That was a lively discussion we had about golf course rankings last week, but let’s switch gears and get industry feedback on how future generations will look at this era in the game. What will be our legacy among those coming into the industry behind us?
At this point in time, it may not be complimentary, perhaps bordering on irresponsible.
What prompted this question is a recent GNN Poll that asked `Do golf’s traditions get in the way of growing the game?’ Among respondents, 61 per cent said yes and 39 per cent said no.
To those who said yes, the question is what do you plan to do about it? To those who say no, can we assume you’re happy with the status quo despite a rapidly changing population that may eventually view golf as a fringe sport that they’re not familiar with or can’t afford to play?
That could very well be the scenario faced by future generations. In that respect, golf may be similar to the environment in that we known there are problems, but are we doing enough quickly enough to allow our kids to enjoy the outdoors the way we have and perhaps took for granted?
If the future isn’t enough of a motivation in the golf industry, some changes will boost our business right now. Michael Schurman, a wise and learned man within the industry, brought up a good point when he commented on a recent blog of mine in which I referred to junior as the future of the game.
Schurman had another take.
“You continue to refer to Juniors as the ‘future of the game’. When will you realize that Junior Golfers are not a ‘future’ market, they are a ‘current’ market,” he wrote.
You can read his entire comment at the bottom of the blog by clicking here.
Schurman is correct.
Not only is junior golf a revenue source now, but if we break a link of children playing the game as their parents did, we also end a chain that would see today’s kids pass the game along when they started their families, so the time to act is now in order to keep the family tradition aspect of golf alive.
Schurman points out that some golf courses do incredibly well with their emphasis on juniors, while others talk out both sides of their mouths on the topic. There are programs such as Golf Canada’s Golf In Schools and CN Future Links and the National Golf Course Owners Association’s Take A Kid to the Course Week, but it’s all about regular access to the golf course and that begins at the grassroots level.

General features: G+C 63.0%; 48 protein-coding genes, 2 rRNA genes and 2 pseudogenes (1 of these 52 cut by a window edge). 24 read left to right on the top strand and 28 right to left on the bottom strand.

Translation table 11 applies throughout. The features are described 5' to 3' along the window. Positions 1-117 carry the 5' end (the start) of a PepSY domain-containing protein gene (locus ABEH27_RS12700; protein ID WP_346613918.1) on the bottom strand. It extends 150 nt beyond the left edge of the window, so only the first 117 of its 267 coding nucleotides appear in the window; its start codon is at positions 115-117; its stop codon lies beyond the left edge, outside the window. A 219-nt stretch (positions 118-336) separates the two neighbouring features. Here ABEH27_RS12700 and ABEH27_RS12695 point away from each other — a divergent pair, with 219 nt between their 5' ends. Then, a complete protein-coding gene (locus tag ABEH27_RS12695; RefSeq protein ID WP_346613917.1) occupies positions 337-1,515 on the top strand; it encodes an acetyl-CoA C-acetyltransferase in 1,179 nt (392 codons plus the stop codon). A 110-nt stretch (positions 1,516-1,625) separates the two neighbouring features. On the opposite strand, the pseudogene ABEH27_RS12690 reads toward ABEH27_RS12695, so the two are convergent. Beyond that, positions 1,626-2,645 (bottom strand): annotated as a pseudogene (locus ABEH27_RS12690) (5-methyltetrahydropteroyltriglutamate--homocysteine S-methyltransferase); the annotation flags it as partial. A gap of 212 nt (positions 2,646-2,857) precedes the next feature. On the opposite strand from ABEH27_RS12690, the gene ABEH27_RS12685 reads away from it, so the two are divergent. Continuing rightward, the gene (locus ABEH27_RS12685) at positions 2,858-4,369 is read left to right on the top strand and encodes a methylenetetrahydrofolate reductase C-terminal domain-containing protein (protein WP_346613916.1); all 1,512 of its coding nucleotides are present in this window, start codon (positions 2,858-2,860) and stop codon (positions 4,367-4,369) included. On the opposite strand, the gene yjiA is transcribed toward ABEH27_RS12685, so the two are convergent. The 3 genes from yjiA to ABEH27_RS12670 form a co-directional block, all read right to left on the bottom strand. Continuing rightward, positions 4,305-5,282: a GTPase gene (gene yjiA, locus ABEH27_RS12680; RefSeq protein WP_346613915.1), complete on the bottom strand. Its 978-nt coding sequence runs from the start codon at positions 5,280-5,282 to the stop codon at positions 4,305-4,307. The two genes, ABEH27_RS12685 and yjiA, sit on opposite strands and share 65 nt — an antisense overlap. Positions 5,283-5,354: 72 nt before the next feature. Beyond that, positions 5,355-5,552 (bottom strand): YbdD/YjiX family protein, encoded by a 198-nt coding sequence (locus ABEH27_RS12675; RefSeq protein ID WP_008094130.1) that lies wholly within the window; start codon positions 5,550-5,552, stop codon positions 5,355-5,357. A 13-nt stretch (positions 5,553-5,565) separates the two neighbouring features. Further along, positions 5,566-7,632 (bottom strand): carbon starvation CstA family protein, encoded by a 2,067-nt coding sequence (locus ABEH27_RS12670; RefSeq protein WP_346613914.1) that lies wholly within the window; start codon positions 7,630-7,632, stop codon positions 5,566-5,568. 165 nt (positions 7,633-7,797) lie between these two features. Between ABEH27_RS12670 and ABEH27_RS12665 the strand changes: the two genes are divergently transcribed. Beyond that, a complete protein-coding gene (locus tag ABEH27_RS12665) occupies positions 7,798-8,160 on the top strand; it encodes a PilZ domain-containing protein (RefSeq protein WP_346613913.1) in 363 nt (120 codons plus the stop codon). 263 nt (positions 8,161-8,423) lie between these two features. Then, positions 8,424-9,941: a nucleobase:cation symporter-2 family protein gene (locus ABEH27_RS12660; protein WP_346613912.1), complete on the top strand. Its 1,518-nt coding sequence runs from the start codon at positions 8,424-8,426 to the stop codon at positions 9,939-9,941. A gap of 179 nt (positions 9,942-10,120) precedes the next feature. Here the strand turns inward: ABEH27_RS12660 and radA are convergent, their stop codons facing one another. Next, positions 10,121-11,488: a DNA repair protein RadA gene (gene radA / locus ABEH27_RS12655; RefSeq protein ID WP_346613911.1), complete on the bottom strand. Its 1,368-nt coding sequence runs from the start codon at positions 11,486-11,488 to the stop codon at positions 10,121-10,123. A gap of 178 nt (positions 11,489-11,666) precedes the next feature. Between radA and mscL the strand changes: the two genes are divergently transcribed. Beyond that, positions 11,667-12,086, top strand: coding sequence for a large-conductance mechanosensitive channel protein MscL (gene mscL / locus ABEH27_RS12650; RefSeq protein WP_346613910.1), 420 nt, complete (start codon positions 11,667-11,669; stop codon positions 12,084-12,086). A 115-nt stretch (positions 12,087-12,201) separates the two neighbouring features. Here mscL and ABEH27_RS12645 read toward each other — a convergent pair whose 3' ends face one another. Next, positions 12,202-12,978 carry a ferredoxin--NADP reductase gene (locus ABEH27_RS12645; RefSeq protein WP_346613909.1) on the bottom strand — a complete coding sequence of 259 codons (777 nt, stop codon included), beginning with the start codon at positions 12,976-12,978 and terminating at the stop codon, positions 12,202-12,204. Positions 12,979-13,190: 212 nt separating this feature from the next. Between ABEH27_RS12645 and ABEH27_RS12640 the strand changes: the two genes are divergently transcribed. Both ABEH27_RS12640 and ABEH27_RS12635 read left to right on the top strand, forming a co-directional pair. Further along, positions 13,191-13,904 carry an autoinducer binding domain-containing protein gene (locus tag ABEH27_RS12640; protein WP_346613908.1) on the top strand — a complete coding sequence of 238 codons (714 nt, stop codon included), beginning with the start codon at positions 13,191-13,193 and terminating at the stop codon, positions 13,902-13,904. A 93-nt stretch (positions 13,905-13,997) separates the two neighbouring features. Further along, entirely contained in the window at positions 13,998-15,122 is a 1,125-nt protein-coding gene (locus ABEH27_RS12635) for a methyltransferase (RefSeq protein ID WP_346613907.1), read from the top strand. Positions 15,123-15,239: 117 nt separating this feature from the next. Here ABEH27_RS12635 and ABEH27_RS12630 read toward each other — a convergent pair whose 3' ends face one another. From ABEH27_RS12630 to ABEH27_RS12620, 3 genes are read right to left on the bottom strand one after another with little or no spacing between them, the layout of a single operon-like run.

What do you think?
Is golf, in general, doing enough to keep juniors for the good of the game now and in the future? This issue goes beyond access to the golf course, but do juniors feel stifled by the strict dress codes at some courses and does that turn them off the game?
Have we done enough to welcome and keep women and ethnic groups in the game? These are topics we’ve dealt with in the past, but will we do anything about them going forward, so the legacy of this generation is action, not apathy?
In some areas in Canada where the saturation point has been reached in number of golf courses, there are more than enough tee times available to accommodate golfers of any age, gender or ethnic background.
The number of golf courses in those oversaturated areas may also leave the future impression that this generation was motivated by greed instead of good of the game, even though there was nothing the industry could do to stop private enterprise.
Fair or not, the people who will formulate their opinion of this generation just started back to elementary/high school and have a way to go before becoming decision-makers within the golf industry. Will they have a positive or impression of this generation when they get there?
Or will they think our talk about good of the game was actually a disguise for what was actually good for us as individuals.
It’s your turn. The Comments section is below.